Selling Peace of Mind

Selling Peace of Mind

Home security and remote home monitoring have changed a lot in the last few years.

It used to be about alarm systems and 24-hour security monitoring, video surveillance systems consisting of analog CCTV cameras and possibly sophisticated systems with digital video recorders to record events that the cameras picked up.

That’s all changing, especially with the slew of affordable and accessible wireless products from IP-based (web) cameras, door and motion sensors and image sensors.

Long-time successful home technology integrator Eagle Sentry in Nevada reports that by far the hottest security products it sells are add-ons to Eagle Sentry’s monitored security services. Items like connected thermostats and now garage-door openers can be controlled by homeowners’ smartphones in packages for an extra $18 a month (not including video monitoring).

Video surveillance and monitoring is changing for the simpler as well.

“Customers want to look in and check on the kids and the dogs and make sure there’s not a car in the driveway,” says Eagle Sentry’s Greg Simmons. “We call it the look-in client. There’s very little concern about having a physical recording on a DVR. It's just peace of mind that people want,” that their homes and their loved ones in them are safe and sound.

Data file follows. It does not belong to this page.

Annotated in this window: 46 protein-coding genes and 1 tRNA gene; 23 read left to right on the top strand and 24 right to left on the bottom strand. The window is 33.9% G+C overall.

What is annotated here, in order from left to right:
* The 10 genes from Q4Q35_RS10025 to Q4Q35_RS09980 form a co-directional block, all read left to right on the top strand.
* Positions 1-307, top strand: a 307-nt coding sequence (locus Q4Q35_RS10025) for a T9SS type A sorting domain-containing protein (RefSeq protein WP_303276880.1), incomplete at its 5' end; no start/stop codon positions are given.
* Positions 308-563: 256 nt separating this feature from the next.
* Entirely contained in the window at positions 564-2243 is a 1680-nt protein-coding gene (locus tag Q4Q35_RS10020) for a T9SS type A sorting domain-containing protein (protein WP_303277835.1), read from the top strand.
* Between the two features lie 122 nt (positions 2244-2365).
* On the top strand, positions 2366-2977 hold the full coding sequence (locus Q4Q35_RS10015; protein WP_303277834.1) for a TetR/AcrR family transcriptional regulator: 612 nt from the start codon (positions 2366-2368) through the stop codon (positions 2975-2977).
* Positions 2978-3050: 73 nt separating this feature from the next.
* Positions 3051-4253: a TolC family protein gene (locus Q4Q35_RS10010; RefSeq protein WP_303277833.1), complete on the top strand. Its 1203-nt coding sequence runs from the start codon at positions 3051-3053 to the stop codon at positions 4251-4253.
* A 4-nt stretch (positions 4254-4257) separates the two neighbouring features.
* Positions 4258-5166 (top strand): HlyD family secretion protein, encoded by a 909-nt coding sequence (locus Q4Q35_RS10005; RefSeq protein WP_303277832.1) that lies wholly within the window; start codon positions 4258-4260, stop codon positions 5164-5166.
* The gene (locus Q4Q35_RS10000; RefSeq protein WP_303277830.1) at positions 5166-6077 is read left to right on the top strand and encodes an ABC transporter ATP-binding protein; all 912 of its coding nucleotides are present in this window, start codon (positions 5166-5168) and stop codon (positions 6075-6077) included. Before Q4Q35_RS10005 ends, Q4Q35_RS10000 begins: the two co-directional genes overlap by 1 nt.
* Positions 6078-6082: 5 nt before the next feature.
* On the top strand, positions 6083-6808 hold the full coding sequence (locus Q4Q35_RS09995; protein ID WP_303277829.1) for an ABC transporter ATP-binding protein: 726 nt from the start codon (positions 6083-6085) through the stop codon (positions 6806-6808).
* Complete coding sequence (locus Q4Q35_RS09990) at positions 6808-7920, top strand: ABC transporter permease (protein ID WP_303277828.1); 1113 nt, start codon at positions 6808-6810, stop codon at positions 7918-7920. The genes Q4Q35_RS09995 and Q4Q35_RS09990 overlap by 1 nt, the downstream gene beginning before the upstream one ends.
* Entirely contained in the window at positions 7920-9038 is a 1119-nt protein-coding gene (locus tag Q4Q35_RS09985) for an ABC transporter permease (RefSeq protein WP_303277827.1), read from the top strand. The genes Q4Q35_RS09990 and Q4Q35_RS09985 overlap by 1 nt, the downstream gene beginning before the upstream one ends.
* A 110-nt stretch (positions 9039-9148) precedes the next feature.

Eagle Sentry uses IP cameras such as those from Digital Watchdog, IC Realtime, and SnapAV’s Wirepath, to provide good-quality video that’s triggered on motion, then a system like’s sends a text and email alert to the customer.

Image sensors from 2GIG and can take snapshots of the person entering a house when the security system is disarmed as well.

Such home monitoring, connectivity and security systems are becoming more and more ubiquitous. And savvy homebuilders should work with home tech companies to package an array of safety and security systems—also including water and moisture sensors, temperature sensors, you-name-it sensors—into “Peace of Mind” packages for homebuyers who are often away from their homes but want to check in.

These homebuyers don't have to be tech-savvy or tech-hungry. They’re hungry for peace of mind—and ways they can make their lives easier.

That's what we're selling, after all, isn't it?

Thanks for reading.

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